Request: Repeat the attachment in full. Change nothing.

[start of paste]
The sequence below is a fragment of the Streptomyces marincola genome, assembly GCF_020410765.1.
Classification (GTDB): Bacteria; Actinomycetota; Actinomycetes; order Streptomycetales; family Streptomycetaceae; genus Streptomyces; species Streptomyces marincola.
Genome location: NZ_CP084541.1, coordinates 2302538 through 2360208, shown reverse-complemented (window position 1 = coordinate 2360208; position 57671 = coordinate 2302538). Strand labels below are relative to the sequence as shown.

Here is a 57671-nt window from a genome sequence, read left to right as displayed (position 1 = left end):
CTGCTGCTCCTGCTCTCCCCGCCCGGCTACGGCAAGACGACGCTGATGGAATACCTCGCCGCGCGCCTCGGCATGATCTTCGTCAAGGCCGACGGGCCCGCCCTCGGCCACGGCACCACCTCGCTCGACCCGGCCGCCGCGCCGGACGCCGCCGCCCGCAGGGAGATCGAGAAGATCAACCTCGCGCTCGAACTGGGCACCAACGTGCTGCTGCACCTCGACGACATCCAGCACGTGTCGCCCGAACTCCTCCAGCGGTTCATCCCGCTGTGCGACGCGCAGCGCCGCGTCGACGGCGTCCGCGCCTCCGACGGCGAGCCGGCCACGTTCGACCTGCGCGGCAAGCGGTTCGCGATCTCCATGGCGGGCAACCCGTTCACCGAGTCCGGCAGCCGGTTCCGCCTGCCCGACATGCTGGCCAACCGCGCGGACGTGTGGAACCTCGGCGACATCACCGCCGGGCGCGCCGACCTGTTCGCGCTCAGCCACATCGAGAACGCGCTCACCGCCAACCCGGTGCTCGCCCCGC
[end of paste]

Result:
The sequence below is a fragment of the Streptomyces marincola genome, assembly GCF_020410765.1.
Classification (GTDB): Bacteria; Actinomycetota; Actinomycetes; order Streptomycetales; family Streptomycetaceae; genus Streptomyces; species Streptomyces marincola.
Genome location: NZ_CP084541.1, coordinates 2302538 through 2360208, shown reverse-complemented (window position 1 = coordinate 2360208; position 57671 = coordinate 2302538). Strand labels below are relative to the sequence as shown.

Here is a 57671-nt window from a genome sequence, read left to right as displayed (position 1 = left end):
CTGCTGCTCCTGCTCTCCCCGCCCGGCTACGGCAAGACGACGCTGATGGAATACCTCGCCGCGCGCCTCGGCATGATCTTCGTCAAGGCCGACGGGCCCGCCCTCGGCCACGGCACCACCTCGCTCGACCCGGCCGCCGCGCCGGACGCCGCCGCCCGCAGGGAGATCGAGAAGATCAACCTCGCGCTCGAACTGGGCACCAACGTGCTGCTGCACCTCGACGACATCCAGCACGTGTCGCCCGAACTCCTCCAGCGGTTCATCCCGCTGTGCGACGCGCAGCGCCGCGTCGACGGCGTCCGCGCCTCCGACGGCGAGCCGGCCACGTTCGACCTGCGCGGCAAGCGGTTCGCGATCTCCATGGCGGGCAACCCGTTCACCGAGTCCGGCAGCCGGTTCCGCCTGCCCGACATGCTGGCCAACCGCGCGGACGTGTGGAACCTCGGCGACATCACCGCCGGGCGCGCCGACCTGTTCGCGCTCAGCCACATCGAGAACGCGCTCACCGCCAACCCGGTGCTCGCCCCGC